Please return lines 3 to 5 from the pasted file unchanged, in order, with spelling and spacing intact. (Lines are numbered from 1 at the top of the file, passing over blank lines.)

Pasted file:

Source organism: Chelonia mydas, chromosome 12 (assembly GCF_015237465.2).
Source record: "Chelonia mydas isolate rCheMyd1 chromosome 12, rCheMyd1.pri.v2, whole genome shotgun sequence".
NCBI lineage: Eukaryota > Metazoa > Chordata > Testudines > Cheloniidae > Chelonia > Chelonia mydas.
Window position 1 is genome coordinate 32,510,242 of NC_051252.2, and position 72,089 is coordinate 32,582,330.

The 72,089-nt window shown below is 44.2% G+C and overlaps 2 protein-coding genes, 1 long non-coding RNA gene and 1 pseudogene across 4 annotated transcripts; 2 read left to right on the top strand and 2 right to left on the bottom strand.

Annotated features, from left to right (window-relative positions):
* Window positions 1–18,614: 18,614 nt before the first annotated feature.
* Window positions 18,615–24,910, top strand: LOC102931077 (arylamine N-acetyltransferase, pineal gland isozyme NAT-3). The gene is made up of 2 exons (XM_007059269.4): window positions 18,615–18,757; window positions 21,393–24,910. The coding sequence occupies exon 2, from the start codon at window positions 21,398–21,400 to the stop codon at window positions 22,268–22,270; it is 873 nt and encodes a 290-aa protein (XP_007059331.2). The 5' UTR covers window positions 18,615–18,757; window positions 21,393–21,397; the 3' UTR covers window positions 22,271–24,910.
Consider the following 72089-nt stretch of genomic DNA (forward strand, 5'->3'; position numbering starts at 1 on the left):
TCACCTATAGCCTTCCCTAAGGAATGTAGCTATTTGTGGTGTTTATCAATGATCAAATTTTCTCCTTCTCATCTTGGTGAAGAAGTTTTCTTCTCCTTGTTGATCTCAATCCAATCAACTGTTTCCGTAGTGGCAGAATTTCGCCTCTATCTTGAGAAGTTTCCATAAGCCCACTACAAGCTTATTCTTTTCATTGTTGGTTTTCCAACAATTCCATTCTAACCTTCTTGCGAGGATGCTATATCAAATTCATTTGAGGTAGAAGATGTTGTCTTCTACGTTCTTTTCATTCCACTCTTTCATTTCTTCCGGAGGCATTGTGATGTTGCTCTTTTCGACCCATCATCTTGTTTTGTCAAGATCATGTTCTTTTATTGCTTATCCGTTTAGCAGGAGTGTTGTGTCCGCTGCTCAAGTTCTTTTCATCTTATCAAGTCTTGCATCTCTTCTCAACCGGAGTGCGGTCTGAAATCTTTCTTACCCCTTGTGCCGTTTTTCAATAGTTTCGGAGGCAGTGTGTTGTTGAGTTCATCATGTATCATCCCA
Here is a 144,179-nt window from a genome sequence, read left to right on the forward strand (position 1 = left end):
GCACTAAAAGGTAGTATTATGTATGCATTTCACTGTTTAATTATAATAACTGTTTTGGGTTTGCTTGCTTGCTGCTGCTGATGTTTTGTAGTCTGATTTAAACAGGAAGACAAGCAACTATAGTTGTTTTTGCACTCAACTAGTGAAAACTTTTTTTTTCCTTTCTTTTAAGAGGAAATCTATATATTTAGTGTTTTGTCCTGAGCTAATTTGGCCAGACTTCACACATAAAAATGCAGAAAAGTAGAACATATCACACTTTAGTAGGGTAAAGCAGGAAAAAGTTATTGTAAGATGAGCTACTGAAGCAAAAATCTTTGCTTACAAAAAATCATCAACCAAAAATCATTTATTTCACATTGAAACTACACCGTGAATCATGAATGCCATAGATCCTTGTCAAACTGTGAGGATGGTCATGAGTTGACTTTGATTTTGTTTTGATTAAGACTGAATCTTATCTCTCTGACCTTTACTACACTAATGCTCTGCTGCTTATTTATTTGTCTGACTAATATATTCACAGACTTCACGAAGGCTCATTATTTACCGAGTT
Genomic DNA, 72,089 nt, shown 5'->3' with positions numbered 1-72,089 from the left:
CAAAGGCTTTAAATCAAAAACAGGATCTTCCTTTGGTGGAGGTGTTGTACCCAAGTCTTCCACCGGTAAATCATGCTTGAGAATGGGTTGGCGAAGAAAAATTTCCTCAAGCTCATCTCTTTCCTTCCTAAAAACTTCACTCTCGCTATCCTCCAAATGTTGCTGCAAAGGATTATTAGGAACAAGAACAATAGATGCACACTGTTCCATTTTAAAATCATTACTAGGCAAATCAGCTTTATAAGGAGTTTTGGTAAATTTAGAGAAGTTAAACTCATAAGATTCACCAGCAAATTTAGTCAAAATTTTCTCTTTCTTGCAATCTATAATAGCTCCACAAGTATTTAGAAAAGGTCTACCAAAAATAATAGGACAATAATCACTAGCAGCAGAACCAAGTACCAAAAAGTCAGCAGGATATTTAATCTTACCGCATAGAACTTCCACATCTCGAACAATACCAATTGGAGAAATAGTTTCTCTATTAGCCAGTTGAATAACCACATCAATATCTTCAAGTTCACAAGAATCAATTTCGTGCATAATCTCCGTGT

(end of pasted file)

NCBI lineage: Eukaryota > Metazoa > Chordata > Testudines > Cheloniidae > Chelonia > Chelonia mydas.
Window position 1 is genome coordinate 32,510,242 of NC_051252.2, and position 72,089 is coordinate 32,582,330.

The 72,089-nt window shown below is 44.2% G+C and overlaps 2 protein-coding genes, 1 long non-coding RNA gene and 1 pseudogene across 4 annotated transcripts; 2 read left to right on the top strand and 2 right to left on the bottom strand.